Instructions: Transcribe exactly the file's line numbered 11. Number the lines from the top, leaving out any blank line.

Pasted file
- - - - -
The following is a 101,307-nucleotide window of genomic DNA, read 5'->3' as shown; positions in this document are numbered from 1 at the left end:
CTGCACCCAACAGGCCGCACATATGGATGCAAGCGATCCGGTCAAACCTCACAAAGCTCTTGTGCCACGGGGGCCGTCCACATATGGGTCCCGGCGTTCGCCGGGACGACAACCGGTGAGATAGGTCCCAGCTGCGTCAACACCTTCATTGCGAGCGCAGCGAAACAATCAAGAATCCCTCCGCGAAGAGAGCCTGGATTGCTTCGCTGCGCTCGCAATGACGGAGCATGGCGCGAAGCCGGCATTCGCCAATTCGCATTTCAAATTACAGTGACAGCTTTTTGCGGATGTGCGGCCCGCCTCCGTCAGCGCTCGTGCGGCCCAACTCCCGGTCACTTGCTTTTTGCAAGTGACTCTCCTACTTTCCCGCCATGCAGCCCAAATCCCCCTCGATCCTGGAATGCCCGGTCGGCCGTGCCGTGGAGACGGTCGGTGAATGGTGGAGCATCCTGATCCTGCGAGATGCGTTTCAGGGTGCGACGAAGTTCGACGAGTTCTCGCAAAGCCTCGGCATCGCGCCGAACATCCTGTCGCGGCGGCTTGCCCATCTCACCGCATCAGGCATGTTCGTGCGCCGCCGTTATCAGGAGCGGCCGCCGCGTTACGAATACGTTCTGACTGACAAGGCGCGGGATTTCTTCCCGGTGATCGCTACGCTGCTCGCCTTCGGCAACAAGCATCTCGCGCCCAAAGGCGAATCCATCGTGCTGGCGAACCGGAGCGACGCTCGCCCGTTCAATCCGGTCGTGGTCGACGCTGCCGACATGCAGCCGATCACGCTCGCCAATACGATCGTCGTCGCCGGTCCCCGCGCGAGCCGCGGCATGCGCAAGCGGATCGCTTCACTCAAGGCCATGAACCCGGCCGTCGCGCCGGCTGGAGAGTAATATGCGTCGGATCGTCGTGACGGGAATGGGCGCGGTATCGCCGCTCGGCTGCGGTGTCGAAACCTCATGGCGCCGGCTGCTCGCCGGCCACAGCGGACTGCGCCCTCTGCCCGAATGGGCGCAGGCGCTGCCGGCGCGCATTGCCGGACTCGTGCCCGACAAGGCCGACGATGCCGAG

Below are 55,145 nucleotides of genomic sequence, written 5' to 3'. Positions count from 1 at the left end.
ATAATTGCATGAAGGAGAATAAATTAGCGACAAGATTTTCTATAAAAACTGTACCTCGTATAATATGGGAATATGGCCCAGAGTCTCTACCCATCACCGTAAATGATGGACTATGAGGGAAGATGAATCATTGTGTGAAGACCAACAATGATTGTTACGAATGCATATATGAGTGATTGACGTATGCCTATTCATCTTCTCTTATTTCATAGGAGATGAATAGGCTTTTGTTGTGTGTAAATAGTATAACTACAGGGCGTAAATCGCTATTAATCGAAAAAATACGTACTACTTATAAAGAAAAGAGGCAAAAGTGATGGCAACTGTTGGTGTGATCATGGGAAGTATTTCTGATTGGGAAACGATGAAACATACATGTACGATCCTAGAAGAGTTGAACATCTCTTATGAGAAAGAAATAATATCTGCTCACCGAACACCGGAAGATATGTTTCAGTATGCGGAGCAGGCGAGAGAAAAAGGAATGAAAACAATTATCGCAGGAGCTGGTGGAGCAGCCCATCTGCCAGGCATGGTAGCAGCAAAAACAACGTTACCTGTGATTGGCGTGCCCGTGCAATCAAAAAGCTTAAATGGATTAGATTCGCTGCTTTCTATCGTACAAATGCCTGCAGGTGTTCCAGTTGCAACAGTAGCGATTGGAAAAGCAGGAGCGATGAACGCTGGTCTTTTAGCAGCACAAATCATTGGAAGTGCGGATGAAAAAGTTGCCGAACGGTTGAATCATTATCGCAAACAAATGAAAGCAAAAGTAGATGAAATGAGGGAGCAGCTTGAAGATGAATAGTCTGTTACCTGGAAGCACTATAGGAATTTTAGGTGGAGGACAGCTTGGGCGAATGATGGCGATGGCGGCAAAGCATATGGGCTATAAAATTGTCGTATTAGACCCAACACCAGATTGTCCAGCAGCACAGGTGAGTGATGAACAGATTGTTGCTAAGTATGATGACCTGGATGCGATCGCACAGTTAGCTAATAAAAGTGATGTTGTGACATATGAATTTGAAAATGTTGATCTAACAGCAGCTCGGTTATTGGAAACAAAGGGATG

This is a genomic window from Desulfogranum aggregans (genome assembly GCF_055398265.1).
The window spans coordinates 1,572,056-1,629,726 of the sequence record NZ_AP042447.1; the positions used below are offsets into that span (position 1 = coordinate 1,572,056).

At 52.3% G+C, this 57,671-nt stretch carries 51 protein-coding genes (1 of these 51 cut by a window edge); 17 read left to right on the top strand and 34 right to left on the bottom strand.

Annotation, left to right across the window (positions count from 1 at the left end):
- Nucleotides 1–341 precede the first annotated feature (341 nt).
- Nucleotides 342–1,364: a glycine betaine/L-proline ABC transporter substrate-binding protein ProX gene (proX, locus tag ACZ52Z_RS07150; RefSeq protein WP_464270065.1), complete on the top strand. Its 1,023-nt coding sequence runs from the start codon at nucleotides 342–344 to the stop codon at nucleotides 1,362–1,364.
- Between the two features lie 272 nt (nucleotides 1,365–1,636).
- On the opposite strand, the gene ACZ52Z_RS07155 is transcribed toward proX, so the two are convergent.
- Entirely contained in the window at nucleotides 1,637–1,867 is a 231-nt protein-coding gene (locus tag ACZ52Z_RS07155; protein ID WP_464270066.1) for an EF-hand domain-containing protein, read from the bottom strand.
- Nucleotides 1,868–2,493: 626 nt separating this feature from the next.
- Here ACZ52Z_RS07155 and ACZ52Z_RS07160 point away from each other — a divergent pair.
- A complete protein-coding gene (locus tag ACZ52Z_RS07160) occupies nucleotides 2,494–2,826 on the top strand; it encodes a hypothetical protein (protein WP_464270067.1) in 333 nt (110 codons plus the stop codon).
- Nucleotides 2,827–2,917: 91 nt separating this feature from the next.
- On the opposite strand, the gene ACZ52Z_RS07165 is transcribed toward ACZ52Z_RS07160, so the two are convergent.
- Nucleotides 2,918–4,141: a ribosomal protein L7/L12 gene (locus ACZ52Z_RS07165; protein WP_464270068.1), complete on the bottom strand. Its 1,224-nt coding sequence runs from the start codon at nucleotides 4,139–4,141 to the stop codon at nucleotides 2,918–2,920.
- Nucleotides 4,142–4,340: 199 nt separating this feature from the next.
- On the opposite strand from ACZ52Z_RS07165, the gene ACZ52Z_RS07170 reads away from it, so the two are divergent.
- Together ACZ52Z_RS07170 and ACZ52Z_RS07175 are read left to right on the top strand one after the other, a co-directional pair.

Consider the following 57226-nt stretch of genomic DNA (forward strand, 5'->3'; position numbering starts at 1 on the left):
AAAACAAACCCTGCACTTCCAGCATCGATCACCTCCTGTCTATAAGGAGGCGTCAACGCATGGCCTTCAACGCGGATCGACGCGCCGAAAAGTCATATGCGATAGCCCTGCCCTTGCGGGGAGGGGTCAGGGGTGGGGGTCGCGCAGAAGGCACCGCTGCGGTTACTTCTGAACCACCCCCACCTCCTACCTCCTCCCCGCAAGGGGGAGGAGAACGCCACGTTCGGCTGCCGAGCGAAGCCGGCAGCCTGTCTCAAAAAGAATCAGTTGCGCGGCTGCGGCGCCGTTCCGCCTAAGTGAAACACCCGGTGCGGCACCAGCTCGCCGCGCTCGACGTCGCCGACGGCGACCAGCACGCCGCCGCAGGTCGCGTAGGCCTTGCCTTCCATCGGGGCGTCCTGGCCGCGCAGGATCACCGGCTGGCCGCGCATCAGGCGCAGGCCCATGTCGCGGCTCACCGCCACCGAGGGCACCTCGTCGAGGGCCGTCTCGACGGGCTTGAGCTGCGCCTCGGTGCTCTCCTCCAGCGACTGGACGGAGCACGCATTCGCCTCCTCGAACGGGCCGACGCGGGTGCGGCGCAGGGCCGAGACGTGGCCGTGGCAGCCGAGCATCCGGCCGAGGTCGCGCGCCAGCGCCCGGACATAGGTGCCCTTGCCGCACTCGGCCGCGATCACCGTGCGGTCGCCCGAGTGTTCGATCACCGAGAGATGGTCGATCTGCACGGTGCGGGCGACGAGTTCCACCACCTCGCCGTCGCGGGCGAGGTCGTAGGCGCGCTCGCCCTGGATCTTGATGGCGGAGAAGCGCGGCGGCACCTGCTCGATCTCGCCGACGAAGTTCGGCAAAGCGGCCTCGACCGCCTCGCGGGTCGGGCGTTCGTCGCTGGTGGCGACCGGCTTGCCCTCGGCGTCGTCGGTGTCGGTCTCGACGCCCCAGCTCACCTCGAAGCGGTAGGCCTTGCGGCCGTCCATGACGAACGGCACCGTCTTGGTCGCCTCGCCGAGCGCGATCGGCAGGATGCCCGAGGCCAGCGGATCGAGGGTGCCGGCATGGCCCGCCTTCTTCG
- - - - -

- Between the two features lie 272 nt (nucleotides 1,365–1,636).